Publications by authors named "Andreas Burkovski"

112 Publications

Proteome Adaptation to Cell Culture Medium and Serum.

Proteomes 2021 Mar 13;9(1). Epub 2021 Mar 13.

Microbiology Division, Department of Biology, Friedrich-Alexander-Universität Erlangen-Nürnberg, 91058 Erlangen, Germany.

Host-pathogen interactions are often studied in vitro using primary or immortal cell lines. This set-up avoids ethical problems of animal testing and has the additional advantage of lower costs. However, the influence of cell culture media on bacterial growth and metabolism is not considered or investigated in most cases. To address this question growth and proteome adaptation of strain ISS3319 were investigated in this study. Bacteria were cultured in standard growth medium, cell culture medium, and fetal calf serum. Mass spectrometric analyses and label-free protein quantification hint at an increased bacterial pathogenicity when grown in cell culture medium as well as an influence of the growth medium on the cell envelope.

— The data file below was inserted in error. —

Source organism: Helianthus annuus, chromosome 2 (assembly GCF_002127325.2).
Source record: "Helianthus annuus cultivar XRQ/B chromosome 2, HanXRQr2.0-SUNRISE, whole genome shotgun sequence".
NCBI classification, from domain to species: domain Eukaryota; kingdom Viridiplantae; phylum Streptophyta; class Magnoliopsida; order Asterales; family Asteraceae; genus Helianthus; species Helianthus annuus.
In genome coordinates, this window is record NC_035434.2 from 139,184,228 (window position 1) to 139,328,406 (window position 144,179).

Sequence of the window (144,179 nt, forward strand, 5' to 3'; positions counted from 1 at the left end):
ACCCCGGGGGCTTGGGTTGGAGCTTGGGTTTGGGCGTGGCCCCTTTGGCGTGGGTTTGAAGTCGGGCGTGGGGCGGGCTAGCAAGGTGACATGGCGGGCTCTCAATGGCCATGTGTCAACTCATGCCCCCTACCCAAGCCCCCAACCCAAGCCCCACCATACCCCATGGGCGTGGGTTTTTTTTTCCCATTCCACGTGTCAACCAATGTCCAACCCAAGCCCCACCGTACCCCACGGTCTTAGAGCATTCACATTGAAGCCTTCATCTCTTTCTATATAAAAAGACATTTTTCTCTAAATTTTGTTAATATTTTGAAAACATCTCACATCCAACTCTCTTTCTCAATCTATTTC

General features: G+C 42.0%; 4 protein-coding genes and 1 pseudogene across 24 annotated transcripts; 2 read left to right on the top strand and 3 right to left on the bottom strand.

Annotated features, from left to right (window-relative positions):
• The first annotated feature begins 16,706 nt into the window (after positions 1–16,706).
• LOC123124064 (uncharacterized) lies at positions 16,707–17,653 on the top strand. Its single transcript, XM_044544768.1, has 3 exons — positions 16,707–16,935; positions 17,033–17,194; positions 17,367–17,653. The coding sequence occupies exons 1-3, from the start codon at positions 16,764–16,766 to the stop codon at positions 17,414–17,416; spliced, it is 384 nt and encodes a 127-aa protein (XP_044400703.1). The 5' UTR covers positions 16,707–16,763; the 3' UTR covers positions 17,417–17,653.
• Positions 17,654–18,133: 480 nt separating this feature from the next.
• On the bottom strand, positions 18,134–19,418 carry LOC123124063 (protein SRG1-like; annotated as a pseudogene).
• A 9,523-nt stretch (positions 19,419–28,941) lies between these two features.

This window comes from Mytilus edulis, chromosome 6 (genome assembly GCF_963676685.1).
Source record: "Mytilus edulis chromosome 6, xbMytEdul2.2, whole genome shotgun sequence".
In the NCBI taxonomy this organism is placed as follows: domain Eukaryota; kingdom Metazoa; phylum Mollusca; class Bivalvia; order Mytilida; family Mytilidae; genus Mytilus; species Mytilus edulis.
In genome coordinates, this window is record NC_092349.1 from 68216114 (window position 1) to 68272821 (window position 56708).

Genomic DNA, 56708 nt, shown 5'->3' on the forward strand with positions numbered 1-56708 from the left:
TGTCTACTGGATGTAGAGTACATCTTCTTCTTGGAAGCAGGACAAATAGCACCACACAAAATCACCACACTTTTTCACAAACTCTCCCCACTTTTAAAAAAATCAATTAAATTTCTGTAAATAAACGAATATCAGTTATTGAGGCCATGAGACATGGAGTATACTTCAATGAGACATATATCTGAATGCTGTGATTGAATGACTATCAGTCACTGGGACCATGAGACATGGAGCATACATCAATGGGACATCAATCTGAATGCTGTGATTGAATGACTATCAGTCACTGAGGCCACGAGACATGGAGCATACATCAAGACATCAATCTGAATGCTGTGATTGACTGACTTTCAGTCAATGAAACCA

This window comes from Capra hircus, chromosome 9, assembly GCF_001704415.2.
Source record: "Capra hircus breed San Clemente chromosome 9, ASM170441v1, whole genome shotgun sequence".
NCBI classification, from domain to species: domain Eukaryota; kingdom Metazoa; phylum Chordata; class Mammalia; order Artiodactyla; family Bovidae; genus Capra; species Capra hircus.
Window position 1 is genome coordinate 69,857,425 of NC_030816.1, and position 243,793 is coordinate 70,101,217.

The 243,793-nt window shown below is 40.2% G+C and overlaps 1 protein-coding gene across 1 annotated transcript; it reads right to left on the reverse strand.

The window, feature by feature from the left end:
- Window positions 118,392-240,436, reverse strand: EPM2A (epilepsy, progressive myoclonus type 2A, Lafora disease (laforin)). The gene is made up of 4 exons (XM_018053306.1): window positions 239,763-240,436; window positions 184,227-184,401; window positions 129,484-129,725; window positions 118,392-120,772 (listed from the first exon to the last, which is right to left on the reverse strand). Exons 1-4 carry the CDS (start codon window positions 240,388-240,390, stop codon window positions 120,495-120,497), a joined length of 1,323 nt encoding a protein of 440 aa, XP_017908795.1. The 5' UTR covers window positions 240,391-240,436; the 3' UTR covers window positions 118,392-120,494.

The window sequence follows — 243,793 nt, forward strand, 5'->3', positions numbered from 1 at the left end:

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http://dx.doi.org/10.3390/proteomes9010014DOI Listing
http://www.ncbi.nlm.nih.gov/pmc/articles/PMC8005964PMC
March 2021

Newly Isolated Animal Pathogen Is Cytotoxic to Human Epithelial Cells.

Int J Mol Sci 2021 Mar 29;22(7). Epub 2021 Mar 29.

Microbiology Division, Department of Biology, Friedrich-Alexander-Universität Erlangen-Nürnberg, 91054 Erlangen, Germany.